- SGA releases 2018-19 election results
- Public Safety Officer Invents ‘Hooked on Baby’
- Get Cultured
- Health center to host group therapy sessions
- Students’ families displaced after Massachusetts fires on Thursday
- Poppin’ fall films
- Serena’s struggle with sexism
- Local Hot Spot: Roost
- AJR burned Fall Fest down
- Flint takes the stage
Droogie’s comes to Whitney
Students bring revenue to Hamden businesses
As the university community grows and diversifies, local businesses find themselves specializing menu options and exploiting trends in the Quinnipiac populace to increase revenue.
Droogie’s Pizza is moving locations, hoping that they will become even more popular as they try to meet the needs of students.
The current location in North Haven will close Saturday and the new location will open the second week in October. While Droogies is currently nearly three-and-a-half miles away, the new location is less than a half mile from campus. It will be located at 3500 Whitney Ave., next to The People’s Bank.
Droggie’s Pizza’s relocation was due to the North Haven’s plaza owner’s decision to put a bank in Droogie’s place, according to part owner of Droogie’s Peter Drougas.
“We were basically forced to move out, but it was actually a blessing in disguise because we always have wanted to be closer to Quinnipiac,” Drougas said. “It is going to be busier’ it is going to be easier for us to cater to Quinnipiac, especially with faster delivery times.”
Students all over campus are also looking forward to the new Droogie’s location opening.
“I love ordering Droogie’s but it always takes forever,” sophomore Robert Dery said. “Now that it will be closer, it won’t take as long to get here.”
Sophomore Justin Kody lit up after hearing that his preferred place to order food is moving closer to campus.
“I’m really excited about the new location,” Kody said. “Droogie’s is my favorite wing hut in town and now I will be able to walk there with my friends.”
Drougas said the new location is not the only new addition. Droogie’s is also extending their hours in order to meet students’ needs. They will now be open until 3 a.m. on the weekends, prolonging the normal closing at 10 p.m.
In addition, Droogie’s is introducing online ordering.
“It will be easier for students to order online and they can customize what they want,” Drougas said.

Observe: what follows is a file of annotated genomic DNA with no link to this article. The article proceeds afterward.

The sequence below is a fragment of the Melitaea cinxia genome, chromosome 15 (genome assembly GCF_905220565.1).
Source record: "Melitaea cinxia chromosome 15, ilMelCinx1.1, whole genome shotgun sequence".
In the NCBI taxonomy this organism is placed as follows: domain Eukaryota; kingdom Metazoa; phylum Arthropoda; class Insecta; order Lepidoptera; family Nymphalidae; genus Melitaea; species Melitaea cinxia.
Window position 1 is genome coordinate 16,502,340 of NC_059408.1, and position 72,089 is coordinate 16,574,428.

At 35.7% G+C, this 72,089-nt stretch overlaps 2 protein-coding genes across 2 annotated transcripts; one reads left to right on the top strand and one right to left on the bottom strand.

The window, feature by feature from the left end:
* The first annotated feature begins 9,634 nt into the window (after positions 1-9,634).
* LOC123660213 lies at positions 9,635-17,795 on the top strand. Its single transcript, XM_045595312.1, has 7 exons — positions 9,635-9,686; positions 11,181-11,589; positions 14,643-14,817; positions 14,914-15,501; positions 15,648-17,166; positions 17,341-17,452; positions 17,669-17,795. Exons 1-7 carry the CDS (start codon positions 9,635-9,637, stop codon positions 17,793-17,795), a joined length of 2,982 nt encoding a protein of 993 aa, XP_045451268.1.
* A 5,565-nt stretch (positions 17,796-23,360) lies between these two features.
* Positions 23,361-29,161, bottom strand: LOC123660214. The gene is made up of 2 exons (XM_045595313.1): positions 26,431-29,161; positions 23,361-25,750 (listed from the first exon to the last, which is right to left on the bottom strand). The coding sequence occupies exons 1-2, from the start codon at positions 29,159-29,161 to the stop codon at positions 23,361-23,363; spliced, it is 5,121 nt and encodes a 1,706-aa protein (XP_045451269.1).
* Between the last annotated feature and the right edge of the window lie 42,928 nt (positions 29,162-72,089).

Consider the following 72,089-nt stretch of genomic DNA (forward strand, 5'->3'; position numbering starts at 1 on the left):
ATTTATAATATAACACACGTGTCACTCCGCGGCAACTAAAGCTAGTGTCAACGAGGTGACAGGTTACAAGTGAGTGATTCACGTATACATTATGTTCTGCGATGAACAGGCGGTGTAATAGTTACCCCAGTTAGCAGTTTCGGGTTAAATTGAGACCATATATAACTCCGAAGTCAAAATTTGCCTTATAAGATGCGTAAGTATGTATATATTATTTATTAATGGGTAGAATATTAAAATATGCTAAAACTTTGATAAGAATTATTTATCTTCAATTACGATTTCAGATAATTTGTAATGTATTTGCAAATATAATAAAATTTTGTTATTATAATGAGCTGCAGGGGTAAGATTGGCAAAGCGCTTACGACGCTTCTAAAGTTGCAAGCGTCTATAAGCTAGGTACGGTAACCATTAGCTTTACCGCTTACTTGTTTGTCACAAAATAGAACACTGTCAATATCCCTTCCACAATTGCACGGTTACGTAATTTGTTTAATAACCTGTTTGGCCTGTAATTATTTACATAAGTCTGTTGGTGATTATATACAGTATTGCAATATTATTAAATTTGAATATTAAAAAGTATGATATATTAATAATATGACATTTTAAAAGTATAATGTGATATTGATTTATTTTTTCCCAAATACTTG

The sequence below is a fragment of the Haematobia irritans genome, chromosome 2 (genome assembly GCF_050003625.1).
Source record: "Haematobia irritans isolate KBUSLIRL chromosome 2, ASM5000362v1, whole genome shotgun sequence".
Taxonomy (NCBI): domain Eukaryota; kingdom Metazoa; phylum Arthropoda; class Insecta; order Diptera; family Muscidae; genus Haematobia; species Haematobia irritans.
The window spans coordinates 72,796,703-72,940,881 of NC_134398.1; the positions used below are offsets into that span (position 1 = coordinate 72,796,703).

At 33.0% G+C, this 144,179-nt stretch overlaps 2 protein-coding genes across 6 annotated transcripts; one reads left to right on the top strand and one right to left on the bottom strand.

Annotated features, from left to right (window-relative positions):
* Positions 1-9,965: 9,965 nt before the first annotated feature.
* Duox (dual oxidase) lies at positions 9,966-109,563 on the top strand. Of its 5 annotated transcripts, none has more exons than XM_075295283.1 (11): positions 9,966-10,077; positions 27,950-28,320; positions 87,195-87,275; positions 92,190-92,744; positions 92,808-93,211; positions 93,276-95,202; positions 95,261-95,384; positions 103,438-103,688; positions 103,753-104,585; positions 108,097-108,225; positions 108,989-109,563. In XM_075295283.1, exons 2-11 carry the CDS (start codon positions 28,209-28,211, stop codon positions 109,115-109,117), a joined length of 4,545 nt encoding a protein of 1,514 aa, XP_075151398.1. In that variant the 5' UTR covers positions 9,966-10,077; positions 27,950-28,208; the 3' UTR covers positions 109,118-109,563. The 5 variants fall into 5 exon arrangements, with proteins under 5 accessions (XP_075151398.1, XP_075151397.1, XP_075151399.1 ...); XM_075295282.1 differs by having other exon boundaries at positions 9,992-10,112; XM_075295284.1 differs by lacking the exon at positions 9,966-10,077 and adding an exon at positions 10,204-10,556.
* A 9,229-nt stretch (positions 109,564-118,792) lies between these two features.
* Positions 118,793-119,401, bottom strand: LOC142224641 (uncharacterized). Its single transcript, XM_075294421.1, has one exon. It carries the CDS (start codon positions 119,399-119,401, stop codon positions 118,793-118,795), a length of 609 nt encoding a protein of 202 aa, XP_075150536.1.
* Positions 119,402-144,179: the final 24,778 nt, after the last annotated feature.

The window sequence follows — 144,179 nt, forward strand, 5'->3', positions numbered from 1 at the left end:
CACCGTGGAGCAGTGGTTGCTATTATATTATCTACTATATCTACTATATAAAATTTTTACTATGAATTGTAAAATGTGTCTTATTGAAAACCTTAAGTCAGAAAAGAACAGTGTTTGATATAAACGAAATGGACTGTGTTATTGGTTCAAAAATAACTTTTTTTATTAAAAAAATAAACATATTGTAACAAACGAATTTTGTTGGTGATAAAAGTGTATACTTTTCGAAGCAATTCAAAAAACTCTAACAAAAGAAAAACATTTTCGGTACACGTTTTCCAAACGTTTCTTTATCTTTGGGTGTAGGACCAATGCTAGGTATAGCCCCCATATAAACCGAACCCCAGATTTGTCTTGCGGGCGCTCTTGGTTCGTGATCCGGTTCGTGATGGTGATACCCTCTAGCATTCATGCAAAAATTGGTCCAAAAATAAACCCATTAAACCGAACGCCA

Quinnipiac students bring in a great deal of revenue to the business, according to Drougas.
Droogie’s is not the only local business thriving from Quinnipiac students. Ray and Mike’s Deli is another common dining attraction where students can be found.
Ray George is the owner of Ray and Mike’s and has been with his business for 16 years. He says his business has seen the growth of the school firsthand.
Just as Drougas is doing, George says that over the years he has learned to satisfy the needs of Quinnipiac students. After seeing an influx of students from New Jersey 11 years ago, George created more “Jersey type” sandwiches, such as Taylor ham. He also created the Chicken Russian sandwich, which is one of the top-selling sandwiches.
Now George says he is adding many Massachusetts-based sandwiches for the many students from that area.
Drougas and George both agreed that their businesses flourish during move-in week. Drougas said he sees a decrease in sales during the months when students are on summer break. George also sees a decrease during the summer; however, he says landscapers and construction workers become frequent customers.
George says he does believe Quinnipiac students are a majority of his business. In 2012, Ray and Mike’s was voted best off-campus food and Ray and Mike’s is the top place for sales with Q-cash.
“As the semester goes on people use their meal plans at first but then they run out of meal points kind of quickly and then we get much busier,” George said. He also says he frequently sees faculty members coming in and ordering sandwiches.
Ray and Mike’s location is ideal for Quinnipiac students, George said.
“I think there are a lot of people in this immediate area now, especially with all of the people that are living off campus,” George said. “Starting out being here from the beginning people know that we are established and where we are. It is almost like a landmark.”